The Federal National Mortgage Association (FNMA), or "Fannie Mae" is a government-sponsored enterprise (GSE) whose purpose is to facilitate capital allocation in the residential real estate market. Fannie Mae operates in the secondary mortgage market, expanding the real estate financing market by securitizing residential mortgages into mortgage-backed securities. The firm raises capital by issuing bonds.
Fannie Mae was established as a federal agency in 1938, and was chartered by Congress in 1968 as a private shareholder-owned company. On September 6, 2008, the company was placed in conservatorship by the Federal Housing Finance Agency (FHFA).  Under conservatorship, stockholders in the company were ruined (the stock dividend suspended, the stock delisted, and falling to less than a dollar), while the value of Fannie Mae bonds and mortgage-backed securities were backed by the government.
For investors, Fannie Mae securities come in three forms:
- Stock: Since 1968, Fannie Mae has been a public stock, listed on the NYSE until effective bankruptcy in 2008 forced the government to place the company into conservatorship. The company is delisted, and currently trades in the over the counter market as a penny stock.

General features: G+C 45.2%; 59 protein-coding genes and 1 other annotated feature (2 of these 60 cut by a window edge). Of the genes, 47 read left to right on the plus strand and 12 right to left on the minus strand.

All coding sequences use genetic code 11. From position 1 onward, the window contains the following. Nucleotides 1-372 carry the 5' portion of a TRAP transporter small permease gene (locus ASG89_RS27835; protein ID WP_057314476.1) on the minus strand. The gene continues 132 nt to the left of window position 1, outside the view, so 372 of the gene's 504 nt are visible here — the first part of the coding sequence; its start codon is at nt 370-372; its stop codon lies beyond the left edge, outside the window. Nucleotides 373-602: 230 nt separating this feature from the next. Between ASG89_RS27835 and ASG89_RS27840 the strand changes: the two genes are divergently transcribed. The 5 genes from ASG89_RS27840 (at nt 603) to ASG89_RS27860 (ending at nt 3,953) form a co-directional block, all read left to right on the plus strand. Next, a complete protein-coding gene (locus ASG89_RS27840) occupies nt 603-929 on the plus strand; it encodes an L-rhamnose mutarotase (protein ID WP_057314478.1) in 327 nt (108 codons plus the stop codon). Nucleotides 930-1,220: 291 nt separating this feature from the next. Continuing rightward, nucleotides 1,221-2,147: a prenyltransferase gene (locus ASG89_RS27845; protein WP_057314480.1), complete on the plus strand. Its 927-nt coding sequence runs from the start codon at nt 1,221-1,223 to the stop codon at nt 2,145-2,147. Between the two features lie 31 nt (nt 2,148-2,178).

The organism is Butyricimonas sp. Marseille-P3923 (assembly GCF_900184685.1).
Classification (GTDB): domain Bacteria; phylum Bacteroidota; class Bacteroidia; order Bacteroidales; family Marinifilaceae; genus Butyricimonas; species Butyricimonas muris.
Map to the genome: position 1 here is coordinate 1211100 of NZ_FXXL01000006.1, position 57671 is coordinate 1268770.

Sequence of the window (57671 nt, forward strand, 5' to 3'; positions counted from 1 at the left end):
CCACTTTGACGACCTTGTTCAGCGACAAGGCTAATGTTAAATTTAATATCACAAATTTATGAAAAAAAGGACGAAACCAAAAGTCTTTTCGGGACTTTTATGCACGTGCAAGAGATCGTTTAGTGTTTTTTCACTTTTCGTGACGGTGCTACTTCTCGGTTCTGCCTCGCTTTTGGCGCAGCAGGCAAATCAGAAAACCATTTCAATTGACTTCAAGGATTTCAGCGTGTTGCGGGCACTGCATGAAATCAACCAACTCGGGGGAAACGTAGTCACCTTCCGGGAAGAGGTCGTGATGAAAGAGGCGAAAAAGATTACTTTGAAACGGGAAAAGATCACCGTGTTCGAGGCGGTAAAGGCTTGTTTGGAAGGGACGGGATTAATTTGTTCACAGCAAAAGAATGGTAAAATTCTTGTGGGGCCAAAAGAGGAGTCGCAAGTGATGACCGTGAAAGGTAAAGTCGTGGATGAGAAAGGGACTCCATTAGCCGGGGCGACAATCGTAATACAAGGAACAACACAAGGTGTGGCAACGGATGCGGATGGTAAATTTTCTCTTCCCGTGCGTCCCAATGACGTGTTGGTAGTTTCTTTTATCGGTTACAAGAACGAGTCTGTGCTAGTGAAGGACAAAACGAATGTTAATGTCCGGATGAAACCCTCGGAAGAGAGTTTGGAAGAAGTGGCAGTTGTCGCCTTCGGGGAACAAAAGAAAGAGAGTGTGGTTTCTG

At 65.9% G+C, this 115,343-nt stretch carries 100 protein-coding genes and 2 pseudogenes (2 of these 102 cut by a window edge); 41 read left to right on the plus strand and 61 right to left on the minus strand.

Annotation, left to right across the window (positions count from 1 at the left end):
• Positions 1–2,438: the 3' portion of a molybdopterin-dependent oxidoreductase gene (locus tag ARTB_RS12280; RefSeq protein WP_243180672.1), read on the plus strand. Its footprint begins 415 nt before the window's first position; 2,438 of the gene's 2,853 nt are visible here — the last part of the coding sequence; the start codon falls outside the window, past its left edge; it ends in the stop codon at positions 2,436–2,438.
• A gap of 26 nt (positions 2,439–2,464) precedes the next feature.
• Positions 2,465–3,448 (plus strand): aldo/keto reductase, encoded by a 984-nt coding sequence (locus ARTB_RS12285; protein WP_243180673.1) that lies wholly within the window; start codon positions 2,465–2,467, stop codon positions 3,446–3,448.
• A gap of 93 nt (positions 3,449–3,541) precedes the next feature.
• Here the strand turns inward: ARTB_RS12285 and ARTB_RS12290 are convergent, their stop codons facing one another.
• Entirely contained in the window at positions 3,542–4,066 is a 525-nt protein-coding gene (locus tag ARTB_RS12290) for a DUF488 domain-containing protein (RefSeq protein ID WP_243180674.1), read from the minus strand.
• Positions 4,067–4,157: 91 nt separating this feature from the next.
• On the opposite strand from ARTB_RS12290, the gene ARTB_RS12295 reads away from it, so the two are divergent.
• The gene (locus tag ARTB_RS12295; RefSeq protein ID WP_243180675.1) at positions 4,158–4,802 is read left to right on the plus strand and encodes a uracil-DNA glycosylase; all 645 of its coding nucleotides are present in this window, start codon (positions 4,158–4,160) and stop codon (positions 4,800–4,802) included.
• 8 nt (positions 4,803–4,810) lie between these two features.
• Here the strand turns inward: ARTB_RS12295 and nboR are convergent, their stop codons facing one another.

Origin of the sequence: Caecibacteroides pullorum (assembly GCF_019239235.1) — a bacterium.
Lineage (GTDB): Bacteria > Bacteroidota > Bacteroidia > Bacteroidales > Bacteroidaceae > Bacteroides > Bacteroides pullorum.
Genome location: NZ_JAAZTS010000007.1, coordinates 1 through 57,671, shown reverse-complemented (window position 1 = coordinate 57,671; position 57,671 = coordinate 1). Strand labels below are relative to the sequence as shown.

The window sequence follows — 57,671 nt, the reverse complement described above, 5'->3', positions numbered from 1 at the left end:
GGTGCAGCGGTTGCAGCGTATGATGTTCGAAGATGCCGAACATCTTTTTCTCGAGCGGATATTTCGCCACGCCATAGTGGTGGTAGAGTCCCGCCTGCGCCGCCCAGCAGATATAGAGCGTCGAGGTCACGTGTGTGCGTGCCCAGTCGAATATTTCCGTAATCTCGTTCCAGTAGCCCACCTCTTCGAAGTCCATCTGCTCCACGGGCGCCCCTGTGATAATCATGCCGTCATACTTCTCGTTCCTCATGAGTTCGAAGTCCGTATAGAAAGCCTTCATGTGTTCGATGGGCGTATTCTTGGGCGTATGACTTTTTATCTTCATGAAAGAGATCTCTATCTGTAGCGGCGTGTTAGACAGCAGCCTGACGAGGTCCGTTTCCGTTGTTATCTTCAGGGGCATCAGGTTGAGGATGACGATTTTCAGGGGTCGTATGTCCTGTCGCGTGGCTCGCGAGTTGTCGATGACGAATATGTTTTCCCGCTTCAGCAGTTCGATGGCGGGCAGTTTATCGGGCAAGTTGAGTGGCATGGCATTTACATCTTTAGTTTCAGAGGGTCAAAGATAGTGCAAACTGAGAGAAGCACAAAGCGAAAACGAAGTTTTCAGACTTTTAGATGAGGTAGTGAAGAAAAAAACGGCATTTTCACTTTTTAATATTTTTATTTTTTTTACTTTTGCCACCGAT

- Bond: Fannie Mae bonds are considered government agency (GSE) debentures. Fannie Mae issues benchmark bills®, benchmark notes®, callable medium-term notes, discount notes, subordinated debt, and other debt products.  In 2010, Fannie Mae bond securities comprised 33.2% of the Barclays Capital US Agency Index. 
- Mortgage-backed securities (MBS): Fannie Mae issues pools of mortgages, packaged into Fannie Mae MBS, which Fannie Mae guarantees as to timely payment of principal and interest. Fannie Mae MBS have comprised 47% to 51% of the Barclay's Capital MBS Index over the 2005 - 2010 period.